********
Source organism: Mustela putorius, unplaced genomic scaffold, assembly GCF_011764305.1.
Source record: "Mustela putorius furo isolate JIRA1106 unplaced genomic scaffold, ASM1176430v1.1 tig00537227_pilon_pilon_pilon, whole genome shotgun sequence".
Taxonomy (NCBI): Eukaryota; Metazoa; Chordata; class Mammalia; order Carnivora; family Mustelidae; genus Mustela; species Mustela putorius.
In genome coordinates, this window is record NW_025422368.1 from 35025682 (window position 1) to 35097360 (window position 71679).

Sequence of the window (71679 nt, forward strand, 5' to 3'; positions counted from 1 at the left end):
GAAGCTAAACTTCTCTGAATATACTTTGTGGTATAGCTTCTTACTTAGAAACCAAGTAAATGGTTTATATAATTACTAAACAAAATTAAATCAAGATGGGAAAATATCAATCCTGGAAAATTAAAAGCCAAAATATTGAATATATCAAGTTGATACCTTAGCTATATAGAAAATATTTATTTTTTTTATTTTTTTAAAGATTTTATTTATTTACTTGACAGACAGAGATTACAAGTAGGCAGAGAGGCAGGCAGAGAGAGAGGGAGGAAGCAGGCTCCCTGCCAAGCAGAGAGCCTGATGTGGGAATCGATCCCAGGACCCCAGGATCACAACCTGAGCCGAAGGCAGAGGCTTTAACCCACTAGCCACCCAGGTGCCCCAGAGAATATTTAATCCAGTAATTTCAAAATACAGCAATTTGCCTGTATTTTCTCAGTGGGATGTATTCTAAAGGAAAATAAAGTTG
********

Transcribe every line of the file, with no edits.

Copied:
Source organism: Mustela putorius, unplaced genomic scaffold, assembly GCF_011764305.1.
Source record: "Mustela putorius furo isolate JIRA1106 unplaced genomic scaffold, ASM1176430v1.1 tig00537227_pilon_pilon_pilon, whole genome shotgun sequence".
Taxonomy (NCBI): Eukaryota; Metazoa; Chordata; class Mammalia; order Carnivora; family Mustelidae; genus Mustela; species Mustela putorius.
In genome coordinates, this window is record NW_025422368.1 from 35025682 (window position 1) to 35097360 (window position 71679).

Sequence of the window (71679 nt, forward strand, 5' to 3'; positions counted from 1 at the left end):
GAAGCTAAACTTCTCTGAATATACTTTGTGGTATAGCTTCTTACTTAGAAACCAAGTAAATGGTTTATATAATTACTAAACAAAATTAAATCAAGATGGGAAAATATCAATCCTGGAAAATTAAAAGCCAAAATATTGAATATATCAAGTTGATACCTTAGCTATATAGAAAATATTTATTTTTTTTATTTTTTTAAAGATTTTATTTATTTACTTGACAGACAGAGATTACAAGTAGGCAGAGAGGCAGGCAGAGAGAGAGGGAGGAAGCAGGCTCCCTGCCAAGCAGAGAGCCTGATGTGGGAATCGATCCCAGGACCCCAGGATCACAACCTGAGCCGAAGGCAGAGGCTTTAACCCACTAGCCACCCAGGTGCCCCAGAGAATATTTAATCCAGTAATTTCAAAATACAGCAATTTGCCTGTATTTTCTCAGTGGGATGTATTCTAAAGGAAAATAAAGTTG